Conclusions: This study represents the first published document to determine the characteristics of the osteopathic practitioners in Spain using large, national data. To date, it represents the most informative document related to the osteopathic community in Spain. It brings new information on where, how, and by whom osteopathy is practised in the country. The information provided could potentially influence the development of the profession in Spain.
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http://journals.plos.org/plosone/article?id=10.1371/journal.pone.0234713PLOS
http://www.ncbi.nlm.nih.gov/pmc/articles/PMC7295231PMC
September 2020

The Italian Osteopathic Practitioners Estimates and RAtes (OPERA) study: A cross sectional survey.

PLoS One 2019 25;14(1):e0211353. Epub 2019 Jan 25.

National Institute of Health, Rome, Italy.

The prevalence of osteopathic practitioners, their professional profile and features of their clinical practice, particularly where statutory regulation does not yet exist, are still significantly underreported. The Osteopathic Practitioners Estimates and RAtes (OPERA) project was developed as an European-based census dedicated to profiling the osteopathic profession across Europe. The present study aimed to describe the osteopathic practitioners and the profession in Italy. A voluntary, online based, closed-ended survey was distributed across Italy in the period between February and June 2017. An e-based campaign was set up to reach the Italian osteopathic professionals. Participants were asked to complete the forms by filling in the information regarding the demographics, working status and professional activities, education, consultation fees, patient complaints, treatment and management. The survey was completed by 4816 individuals. 196 people started the survey but did not finish, which corresponds to a 4% attrition rate. The majority of respondents were males (66.7%). The modal age group was 30-39 (40.0%). 73.8% of respondents had a previous academic degree, mainly in the fields of sports science (36.4%) and physiotherapy (25.3%). 25.6% declared not to have a previous academic degree. The majority of respondents declared to work alone (58.4%), while the remaining declared to work in association with other professionals. The osteopaths /citizens ratio was 8.0 osteopaths/100,000 citizens. The profile of osteopaths in Italy seems to be characterised by a self-employed young adult male working mostly as a sole practitioner, who has been trained as osteopath through a part-time curriculum and had a previous degree mostly in the fields of sports science or physiotherapy. These results provide important insights into the osteopathic profession in Italy. The varied professional educational backgrounds need to be considered with regard to the implementation of a professional licensing process and future pre-registration education in the country. The number of respondents is an estimate of the actual number of Italian osteopaths. Only the completion of the regulatory process and the creation of the mandatory official register will allow to know the number of Italy based osteopaths.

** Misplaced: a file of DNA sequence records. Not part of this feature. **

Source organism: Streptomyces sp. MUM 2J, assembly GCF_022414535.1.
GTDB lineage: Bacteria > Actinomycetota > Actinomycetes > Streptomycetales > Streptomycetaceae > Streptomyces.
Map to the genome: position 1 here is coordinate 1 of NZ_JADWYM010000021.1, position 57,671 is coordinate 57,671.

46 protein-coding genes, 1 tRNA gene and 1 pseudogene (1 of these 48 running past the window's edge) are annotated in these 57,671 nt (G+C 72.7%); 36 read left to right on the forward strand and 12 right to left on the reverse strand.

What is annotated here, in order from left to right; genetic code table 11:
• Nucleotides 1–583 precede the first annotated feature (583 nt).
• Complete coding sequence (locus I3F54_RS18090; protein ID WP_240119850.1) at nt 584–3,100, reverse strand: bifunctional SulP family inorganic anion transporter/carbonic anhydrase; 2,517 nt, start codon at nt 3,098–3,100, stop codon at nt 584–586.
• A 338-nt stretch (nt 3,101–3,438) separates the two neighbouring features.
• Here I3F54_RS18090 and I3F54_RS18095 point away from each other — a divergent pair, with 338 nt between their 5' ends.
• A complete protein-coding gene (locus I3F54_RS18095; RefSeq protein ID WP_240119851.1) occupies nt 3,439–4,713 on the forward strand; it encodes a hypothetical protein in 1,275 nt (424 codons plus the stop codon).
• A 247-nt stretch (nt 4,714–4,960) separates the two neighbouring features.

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http://journals.plos.org/plosone/article?id=10.1371/journal.pone.0211353PLOS
http://www.ncbi.nlm.nih.gov/pmc/articles/PMC6347434PMC
October 2019

Learning Environment, Preparedness and Satisfaction in Osteopathy in Europe: The PreSS Study.

PLoS One 2015 23;10(6):e0129904. Epub 2015 Jun 23.

Clinical-based Human Research Department, Research Division, C.O.ME. Collaboration, Pescara, Italy.

Objective: 1) to assess the preparedness to practice and satisfaction in learning environment amongst new graduates from European osteopathic institutions; 2) to compare the results of preparedness to practice and satisfaction in learning environment between and within countries where osteopathy is regulated and where regulation is still to be achieved; 3) to identify possible correlations between learning environment and preparedness to practice.

Method: Osteopathic education providers of full-time education located in Europe were enrolled, and their final year students were contacted to complete a survey. Measures used were: Dundee Ready Educational Environment Measure (DREEM), the Association of American Medical Colleges (AAMC) and a demographic questionnaire. Scores were compared across institutions using one-way ANOVA and generalised linear model.

Results: Nine European osteopathic education institutions participated in the study (4 located in Italy, 2 in the UK, 1 in France, 1 in Belgium and 1 in the Netherlands) and 243 (77%) of their final-year students completed the survey. The DREEM total score mean was 121.4 (SEM: 1.66) whilst the AAMC was 17.58 (SEM:0.35). A generalised linear model found a significant association between not-regulated countries and total score as well as subscales DREEM scores (p<0.001). Learning environment and preparedness to practice were significantly positively correlated (r=0.76; p<0.01).

Discussion: A perceived higher level of preparedness and satisfaction was found amongst students from osteopathic institutions located in countries without regulation compared to those located in countries where osteopathy is regulated; however, all institutions obtained a 'more positive than negative' result. Moreover, in general, cohorts with fewer than 20 students scored significantly higher compared to larger student cohorts. Finally, an overall positive correlation between students' preparedness and satisfaction were found across all institutions recruited.
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http://journals.plos.org/plosone/article?id=10.1371/journal.pone.0129904PLOS
http://www.ncbi.nlm.nih.gov/pmc/articles/PMC4477891PMC
April 2016